Macsurfer recently carried a link to a recent study published by a TV industry publishing company which poo-poos the whole buy-video-content-for-your-iPod thing:
When asked if they missed their favourite TV show and could watch it online or order it through cable or satellite, 62% of the 800 respondents contacted by phone in November said they would prefer getting it for free with commercials. Just 17% would choose to pay US$1.99 to avoid commercials, although 21% were undecided, researchers Points North Group and Horowitz Associates revealed.
“Video downloads for US$1.99 will have limited appeal. Consumers will grow tired of having their credit cards charged US$1.99 every time they download a rerun of CSI,” said Craig Leddy, a Points North Group analyst.
In the coveted demographic of consumers aged 18 to 34, 68% chose free, ad-supported shows, against 26% who favoured paying, and only 5% were undecided.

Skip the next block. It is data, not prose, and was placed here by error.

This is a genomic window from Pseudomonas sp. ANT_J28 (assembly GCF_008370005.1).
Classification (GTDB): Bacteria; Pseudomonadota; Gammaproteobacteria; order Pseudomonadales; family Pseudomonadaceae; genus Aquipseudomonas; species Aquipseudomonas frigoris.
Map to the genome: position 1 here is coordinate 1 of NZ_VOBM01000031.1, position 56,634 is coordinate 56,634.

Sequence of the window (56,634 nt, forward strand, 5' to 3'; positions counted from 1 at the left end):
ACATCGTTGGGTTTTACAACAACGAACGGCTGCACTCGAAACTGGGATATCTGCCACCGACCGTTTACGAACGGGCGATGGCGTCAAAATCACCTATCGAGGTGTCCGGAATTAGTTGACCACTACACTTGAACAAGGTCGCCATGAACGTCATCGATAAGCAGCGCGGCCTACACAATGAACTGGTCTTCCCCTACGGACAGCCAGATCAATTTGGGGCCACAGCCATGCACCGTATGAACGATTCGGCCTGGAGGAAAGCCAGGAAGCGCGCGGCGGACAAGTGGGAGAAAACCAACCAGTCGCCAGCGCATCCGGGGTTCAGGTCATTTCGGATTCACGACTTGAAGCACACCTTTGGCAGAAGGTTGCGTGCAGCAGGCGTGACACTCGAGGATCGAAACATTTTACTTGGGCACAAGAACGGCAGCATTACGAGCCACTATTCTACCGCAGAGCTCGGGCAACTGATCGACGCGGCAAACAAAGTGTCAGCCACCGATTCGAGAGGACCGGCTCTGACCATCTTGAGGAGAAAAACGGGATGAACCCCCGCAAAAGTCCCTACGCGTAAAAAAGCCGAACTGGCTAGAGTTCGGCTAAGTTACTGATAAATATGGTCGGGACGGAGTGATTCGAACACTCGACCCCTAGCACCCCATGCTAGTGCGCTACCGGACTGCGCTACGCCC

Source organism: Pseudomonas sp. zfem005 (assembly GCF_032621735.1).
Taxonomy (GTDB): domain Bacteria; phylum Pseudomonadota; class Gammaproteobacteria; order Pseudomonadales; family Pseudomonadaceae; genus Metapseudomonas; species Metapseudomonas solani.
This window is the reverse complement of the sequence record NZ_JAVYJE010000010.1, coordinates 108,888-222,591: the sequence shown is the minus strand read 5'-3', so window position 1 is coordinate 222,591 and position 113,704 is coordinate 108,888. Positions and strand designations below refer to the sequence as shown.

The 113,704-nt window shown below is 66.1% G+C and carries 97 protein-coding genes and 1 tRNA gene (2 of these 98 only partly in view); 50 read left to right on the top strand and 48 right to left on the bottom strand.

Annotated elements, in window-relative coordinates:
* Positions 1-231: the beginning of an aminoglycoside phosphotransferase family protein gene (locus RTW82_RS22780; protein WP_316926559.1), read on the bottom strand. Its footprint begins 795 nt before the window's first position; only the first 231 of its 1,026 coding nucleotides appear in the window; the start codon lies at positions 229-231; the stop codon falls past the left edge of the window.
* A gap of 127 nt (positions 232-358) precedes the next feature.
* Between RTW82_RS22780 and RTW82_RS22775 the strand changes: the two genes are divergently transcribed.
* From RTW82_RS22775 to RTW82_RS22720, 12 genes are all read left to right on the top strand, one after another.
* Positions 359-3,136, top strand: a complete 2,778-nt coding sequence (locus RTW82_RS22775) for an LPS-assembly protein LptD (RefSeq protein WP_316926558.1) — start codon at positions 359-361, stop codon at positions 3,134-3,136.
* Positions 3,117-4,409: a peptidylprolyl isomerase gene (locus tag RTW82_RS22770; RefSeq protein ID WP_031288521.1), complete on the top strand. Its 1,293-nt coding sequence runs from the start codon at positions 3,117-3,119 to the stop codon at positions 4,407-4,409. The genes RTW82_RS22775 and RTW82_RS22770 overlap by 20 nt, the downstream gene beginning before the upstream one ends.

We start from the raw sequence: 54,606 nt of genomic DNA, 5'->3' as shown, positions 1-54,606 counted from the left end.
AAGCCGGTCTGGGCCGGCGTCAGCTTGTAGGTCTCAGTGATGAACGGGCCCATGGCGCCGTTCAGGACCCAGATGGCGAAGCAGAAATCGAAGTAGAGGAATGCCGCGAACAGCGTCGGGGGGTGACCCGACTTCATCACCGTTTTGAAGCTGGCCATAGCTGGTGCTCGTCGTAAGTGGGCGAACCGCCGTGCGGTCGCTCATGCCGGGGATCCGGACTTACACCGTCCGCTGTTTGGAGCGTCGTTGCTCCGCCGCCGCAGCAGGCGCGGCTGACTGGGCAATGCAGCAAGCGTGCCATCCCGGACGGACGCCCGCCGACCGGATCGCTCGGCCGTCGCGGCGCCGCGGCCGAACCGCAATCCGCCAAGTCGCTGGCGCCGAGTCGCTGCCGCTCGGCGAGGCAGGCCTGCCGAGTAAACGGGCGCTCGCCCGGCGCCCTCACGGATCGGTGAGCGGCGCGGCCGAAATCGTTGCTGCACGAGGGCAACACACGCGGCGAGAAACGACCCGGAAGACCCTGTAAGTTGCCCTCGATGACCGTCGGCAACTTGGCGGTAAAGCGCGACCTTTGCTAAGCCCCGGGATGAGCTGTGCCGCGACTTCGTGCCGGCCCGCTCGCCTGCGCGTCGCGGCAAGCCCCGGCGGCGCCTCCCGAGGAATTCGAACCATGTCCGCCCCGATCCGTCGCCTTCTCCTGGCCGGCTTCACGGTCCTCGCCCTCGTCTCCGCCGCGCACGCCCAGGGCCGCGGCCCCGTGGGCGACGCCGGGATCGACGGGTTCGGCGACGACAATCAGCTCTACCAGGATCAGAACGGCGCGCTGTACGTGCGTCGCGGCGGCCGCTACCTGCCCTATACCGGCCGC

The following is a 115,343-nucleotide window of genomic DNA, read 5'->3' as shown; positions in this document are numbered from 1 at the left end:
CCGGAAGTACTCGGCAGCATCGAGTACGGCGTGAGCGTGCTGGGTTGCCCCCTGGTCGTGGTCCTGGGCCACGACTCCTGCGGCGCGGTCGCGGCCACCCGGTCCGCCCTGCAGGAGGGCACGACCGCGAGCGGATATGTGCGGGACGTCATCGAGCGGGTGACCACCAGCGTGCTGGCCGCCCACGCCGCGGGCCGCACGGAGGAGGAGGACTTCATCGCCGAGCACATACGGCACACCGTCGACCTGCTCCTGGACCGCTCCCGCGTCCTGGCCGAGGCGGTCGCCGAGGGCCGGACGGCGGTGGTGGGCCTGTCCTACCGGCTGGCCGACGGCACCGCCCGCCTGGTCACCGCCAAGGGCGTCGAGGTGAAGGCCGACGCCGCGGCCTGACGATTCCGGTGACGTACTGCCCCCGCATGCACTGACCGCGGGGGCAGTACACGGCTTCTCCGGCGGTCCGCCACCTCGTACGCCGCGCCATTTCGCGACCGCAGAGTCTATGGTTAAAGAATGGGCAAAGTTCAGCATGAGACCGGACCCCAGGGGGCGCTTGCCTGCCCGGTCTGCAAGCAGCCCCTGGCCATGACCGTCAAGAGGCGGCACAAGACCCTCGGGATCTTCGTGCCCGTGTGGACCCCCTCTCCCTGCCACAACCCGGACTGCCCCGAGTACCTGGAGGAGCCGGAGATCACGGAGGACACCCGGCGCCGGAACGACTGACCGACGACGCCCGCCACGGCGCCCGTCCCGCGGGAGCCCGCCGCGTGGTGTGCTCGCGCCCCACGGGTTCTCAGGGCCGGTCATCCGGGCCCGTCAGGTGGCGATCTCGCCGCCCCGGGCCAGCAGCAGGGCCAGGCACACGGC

If you read between the lines and perform a simple calculation, you’ll find that what they’re actually saying is that there are 75-85 million people in North America who are willing to pay for commercial-free downloadable and saveable TV.
Interesting! That sounds like a pretty large market to me.
The question is, who sponsored this research? And why?
Seems obvious, doesn’t it … old media dinosaurs, or hangers-on of those dinosaurs, who are seeing another comfortable niche start to get eaten away.
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Did your 75-85 million include children? It might be a little less for 18 and up. But still, you’re right that a large market is there for paid TV.
On a tangent, this is actually confirmed by DVD sales for full-season packages of TV shows.